“I remember my first rehearsal,” Sam says. “I was a real choral director ‘out of water’ because I was used to a music stand to put my music on and look at while I directed the chorus. These (Bloomington Chapter) guys must have gasped!” But Sam’s personality and drive led to the chorus winning the state title in 1976, its first since 1959. That qualified The Sound of Illinois Chorus to compete in Philadelphia in 1977 where it placed 10th out of 16 choruses with 85 men on stage.
That fall, Sam left Bloomington and teaching to take a sales position, eventually relocating to North Carolina where he became an executive recruiter in 1993. He and his wife Joyce live in Indian Land, S.C., where Sam runs his own executive search service for the financial services sector. Their son Brad and Daughter Carolyn are married and have two children each.
More than a few of Sam’s former students are barbershoppers, including several in The Sound of Illinois and others around the country. Former BHS singer Dwayne Cooper is Society treasurer and past president of the Southwestern District.
Born: Aug. 28, 1946, Columbus, Ohio
Died: Sept. 24, 2011, Fishers, Ind.
Chorus Director: 1977-79
Dean came to Bloomington in 1974 as a State Farm transfer from Newark, Ohio, where he had joined the Society in 1971, singing with the Land of Legend Chorus and The Chord Machine quartet. He became active in the music leadership of the Bloomington Chapter immediately as a lead and section leader.
After serving as assistant director, Dean took over the directorship in 1977 until he left Bloomington for Fishers, Ind., in 1979, where he sang with the Southern Gateway Chorus in Cincinnati, Ohio. Probably his most memorable show as director was the 1979 tribute to The Music Man, in which Dean led the chorus and portrayed Professor Harold Hill. He soloed on Trouble in front of the chorus.
Dean sang lead in the 1977 Illinois district champion quartet, The Candidates. Other members (from other chapters) include: Steve Burkhardt, tenor; Tim McEvilly, baritone; and Ed Chapman, bass.
In Dayton, Dean also sang with the Dayton Philharmonic Chorus and the Dayton Bach Society. In 1989, he helped form Musica!, a semi-professional choral ensemble.
Dean died Sept. 24, 2011, at his home. Surviving are his wife, Vicki, and four children and one granddaughter. Dean was vice president for finance at Christian Theological Seminary, Indianapolis, at the time of his death.
Born: 1948, Paris, Ill.
Musical Director: 1979-1994
Byron joined the Sound of Illinois Chorus in 1974 and became assistant director in 1978. He was appointed the group’s sixth director in 1979 until 1991, then was co-director (with Jim Stahly) from 1991 until 1993 when he again assumed the lead role for two years (until 1994). He has been a member of the music team for most of his membership as section leader, assistant director, director, and/or music vice president. He sings baritone in the chorus.
A graduate of Illinois Wesleyan University where he earned his bachelor of music education degree in 1970, Byron was choral instructor for the Tri-Valley school system from 1970-77. He joined State Farm in 1977 where he is in the systems department.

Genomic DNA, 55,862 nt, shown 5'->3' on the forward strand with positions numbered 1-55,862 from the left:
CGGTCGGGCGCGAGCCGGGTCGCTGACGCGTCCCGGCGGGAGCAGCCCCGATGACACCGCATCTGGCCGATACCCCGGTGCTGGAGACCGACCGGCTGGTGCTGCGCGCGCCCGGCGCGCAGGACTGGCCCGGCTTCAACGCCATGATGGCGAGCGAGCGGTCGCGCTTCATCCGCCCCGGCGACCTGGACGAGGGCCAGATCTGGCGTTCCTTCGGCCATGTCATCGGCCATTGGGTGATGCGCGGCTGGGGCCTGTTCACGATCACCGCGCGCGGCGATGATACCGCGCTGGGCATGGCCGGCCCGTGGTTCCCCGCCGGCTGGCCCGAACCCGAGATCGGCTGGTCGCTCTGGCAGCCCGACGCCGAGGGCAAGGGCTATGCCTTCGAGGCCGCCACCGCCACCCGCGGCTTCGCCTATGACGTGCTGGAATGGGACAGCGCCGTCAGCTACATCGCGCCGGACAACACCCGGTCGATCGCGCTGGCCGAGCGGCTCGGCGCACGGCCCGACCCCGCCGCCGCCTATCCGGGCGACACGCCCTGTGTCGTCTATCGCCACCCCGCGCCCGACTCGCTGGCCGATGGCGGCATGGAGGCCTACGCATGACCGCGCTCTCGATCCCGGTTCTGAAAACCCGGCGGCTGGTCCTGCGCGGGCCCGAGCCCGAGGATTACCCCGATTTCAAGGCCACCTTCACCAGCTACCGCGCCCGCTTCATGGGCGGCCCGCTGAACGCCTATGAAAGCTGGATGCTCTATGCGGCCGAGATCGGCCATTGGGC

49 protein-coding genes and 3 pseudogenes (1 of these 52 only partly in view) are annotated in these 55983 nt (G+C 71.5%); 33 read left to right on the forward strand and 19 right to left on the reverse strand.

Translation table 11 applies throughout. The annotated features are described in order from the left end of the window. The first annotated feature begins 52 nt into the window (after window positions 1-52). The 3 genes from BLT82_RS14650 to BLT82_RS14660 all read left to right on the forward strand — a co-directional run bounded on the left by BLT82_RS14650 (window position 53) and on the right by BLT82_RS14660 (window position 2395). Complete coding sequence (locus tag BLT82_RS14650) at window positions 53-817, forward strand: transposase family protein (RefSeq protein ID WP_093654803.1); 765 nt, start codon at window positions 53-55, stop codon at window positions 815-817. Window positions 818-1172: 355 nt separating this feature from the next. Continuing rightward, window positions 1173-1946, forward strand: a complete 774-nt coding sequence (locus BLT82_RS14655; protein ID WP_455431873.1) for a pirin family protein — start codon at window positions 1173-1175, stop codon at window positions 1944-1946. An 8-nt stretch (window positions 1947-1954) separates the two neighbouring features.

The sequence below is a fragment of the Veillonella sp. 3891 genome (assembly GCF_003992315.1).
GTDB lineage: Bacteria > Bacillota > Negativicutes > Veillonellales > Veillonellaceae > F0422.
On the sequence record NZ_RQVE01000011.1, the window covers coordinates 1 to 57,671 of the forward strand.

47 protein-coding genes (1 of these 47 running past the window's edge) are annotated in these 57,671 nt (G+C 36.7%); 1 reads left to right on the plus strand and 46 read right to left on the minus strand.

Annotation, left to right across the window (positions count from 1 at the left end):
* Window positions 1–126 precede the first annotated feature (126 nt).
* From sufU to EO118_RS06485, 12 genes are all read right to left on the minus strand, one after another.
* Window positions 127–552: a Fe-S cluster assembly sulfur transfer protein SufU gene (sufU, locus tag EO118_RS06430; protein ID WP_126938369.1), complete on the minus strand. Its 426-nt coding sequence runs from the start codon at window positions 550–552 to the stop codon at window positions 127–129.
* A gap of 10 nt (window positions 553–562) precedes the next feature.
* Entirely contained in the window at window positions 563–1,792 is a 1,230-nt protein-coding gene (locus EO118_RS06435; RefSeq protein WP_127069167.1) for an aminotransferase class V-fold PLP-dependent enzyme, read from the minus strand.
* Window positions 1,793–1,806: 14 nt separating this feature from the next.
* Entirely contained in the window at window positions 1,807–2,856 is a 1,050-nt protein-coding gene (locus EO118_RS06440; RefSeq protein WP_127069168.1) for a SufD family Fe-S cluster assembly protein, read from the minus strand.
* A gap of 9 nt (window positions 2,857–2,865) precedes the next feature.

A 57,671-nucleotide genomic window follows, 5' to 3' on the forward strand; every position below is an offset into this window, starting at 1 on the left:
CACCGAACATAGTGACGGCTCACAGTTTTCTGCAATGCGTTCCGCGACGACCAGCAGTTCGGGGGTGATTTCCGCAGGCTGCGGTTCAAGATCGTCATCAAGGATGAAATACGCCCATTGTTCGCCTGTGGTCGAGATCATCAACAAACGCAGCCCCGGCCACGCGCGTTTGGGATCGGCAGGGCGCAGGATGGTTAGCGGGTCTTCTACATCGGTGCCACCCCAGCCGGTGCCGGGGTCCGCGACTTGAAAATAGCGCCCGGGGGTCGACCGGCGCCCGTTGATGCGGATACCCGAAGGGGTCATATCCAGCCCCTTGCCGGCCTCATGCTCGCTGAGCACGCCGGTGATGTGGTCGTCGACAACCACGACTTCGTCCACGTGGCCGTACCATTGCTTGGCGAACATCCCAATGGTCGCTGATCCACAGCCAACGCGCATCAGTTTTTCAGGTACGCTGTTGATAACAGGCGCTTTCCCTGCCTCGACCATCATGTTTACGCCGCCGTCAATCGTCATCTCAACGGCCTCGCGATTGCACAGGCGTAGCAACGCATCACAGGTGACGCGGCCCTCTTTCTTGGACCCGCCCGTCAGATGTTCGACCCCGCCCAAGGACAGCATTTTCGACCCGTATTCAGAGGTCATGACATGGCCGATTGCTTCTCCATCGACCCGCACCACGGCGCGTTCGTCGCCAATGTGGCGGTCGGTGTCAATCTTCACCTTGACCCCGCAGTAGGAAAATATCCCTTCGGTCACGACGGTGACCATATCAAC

Byron’s musical talent was cultivated beginning at six years old when he started piano lessons. He added the baritone horn in fourth grade and organ in seventh grade. While in high school, he was pianist in a five-piece dance band and organist at two churches.
While at Wesleyan, Byron was lured to the pit band by Chaunce Conklin’s Barn Theatre in Goodfield where he played piano for many years. He is the substitute organist for First Presbyterian Church in Normal.
Byron has been an active quartet singer during his years with the SOI. During the last half of the Seventies, he sang lead withNotoriety Society. He sings baritone with Harmony Guaranteed which formed in 1991. Byron was Illinois’ Central Division Barbershopper of the Year in 2007, recognizing his contributions to the Bloomington Chapter and Illinois District.
Byron and his wife Diana have two sons and one grandchild.
Born: May 10, 1940
Musical Director: 1982-1993
Jim has been a Society member since 1957, all in the Bloomington Chapter (since 2005, he also is a member of the Naples, FL, Paradise Coastmen chorus). He arranged music for the chorus repertoire from 1965 to 1985, was assistant director under Glenn Perdue 1970-71, and became director in 1982. In 1990, he and Byron Blair shared duties for three years.
Chapter president in 1967, Jim has sung for every Bloomington chorus director except John Hanson, the first. He was a Society arrangement judge (1982-89), district marketing & PR vice president (1997-99),
Jim sang tenor in the 1970 Illinois champion quartet, The Ideals (1966-72; 1990-94), and was its arranger. Other quartets include The Apollo Quartet (IWU group that toured the South Pacific for 2 months in 1962 to entertain U.S. troops), The Happy Timers (1963-65), The Harmonic Plague (1981-85), Sound Design (1985-86), The Formerlies(2006), Fifth Avenue (2008). He was tenor in all groups except Harmonic Plague and Fifth Avenue (a Naples quartet), in which he sang lead, and Formerlies (baritone).
The Bloomington chorus has appeared in international competition five times, and Jim has sung in all but the first (1957 in Los Angeles, where the chorus placed third). He was in the audience to witness that performance (his father sang bass). Jim also performed with The Ideals at the 1972 international competition in Atlanta, Ga.